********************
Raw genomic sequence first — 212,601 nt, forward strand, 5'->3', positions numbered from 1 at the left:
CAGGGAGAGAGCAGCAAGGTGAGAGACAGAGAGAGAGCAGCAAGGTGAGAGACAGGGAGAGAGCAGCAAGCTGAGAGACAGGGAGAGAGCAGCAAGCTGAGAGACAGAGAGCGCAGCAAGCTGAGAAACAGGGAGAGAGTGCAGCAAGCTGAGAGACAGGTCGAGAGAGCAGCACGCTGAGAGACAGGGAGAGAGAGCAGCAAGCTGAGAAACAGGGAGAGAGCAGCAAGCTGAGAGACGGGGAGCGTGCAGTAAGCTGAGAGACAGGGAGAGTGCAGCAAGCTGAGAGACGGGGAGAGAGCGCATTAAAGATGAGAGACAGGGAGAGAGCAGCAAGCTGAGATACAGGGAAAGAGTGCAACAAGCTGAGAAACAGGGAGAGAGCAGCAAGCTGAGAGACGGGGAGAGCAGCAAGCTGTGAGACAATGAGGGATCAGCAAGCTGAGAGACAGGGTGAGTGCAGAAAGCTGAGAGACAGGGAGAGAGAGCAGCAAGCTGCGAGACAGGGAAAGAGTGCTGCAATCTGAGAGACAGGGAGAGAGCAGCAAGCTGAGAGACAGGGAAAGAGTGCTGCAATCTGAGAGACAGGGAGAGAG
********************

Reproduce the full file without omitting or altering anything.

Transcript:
Raw genomic sequence first — 212,601 nt, forward strand, 5'->3', positions numbered from 1 at the left:
CAGGGAGAGAGCAGCAAGGTGAGAGACAGAGAGAGAGCAGCAAGGTGAGAGACAGGGAGAGAGCAGCAAGCTGAGAGACAGGGAGAGAGCAGCAAGCTGAGAGACAGAGAGCGCAGCAAGCTGAGAAACAGGGAGAGAGTGCAGCAAGCTGAGAGACAGGTCGAGAGAGCAGCACGCTGAGAGACAGGGAGAGAGAGCAGCAAGCTGAGAAACAGGGAGAGAGCAGCAAGCTGAGAGACGGGGAGCGTGCAGTAAGCTGAGAGACAGGGAGAGTGCAGCAAGCTGAGAGACGGGGAGAGAGCGCATTAAAGATGAGAGACAGGGAGAGAGCAGCAAGCTGAGATACAGGGAAAGAGTGCAACAAGCTGAGAAACAGGGAGAGAGCAGCAAGCTGAGAGACGGGGAGAGCAGCAAGCTGTGAGACAATGAGGGATCAGCAAGCTGAGAGACAGGGTGAGTGCAGAAAGCTGAGAGACAGGGAGAGAGAGCAGCAAGCTGCGAGACAGGGAAAGAGTGCTGCAATCTGAGAGACAGGGAGAGAGCAGCAAGCTGAGAGACAGGGAAAGAGTGCTGCAATCTGAGAGACAGGGAGAGAG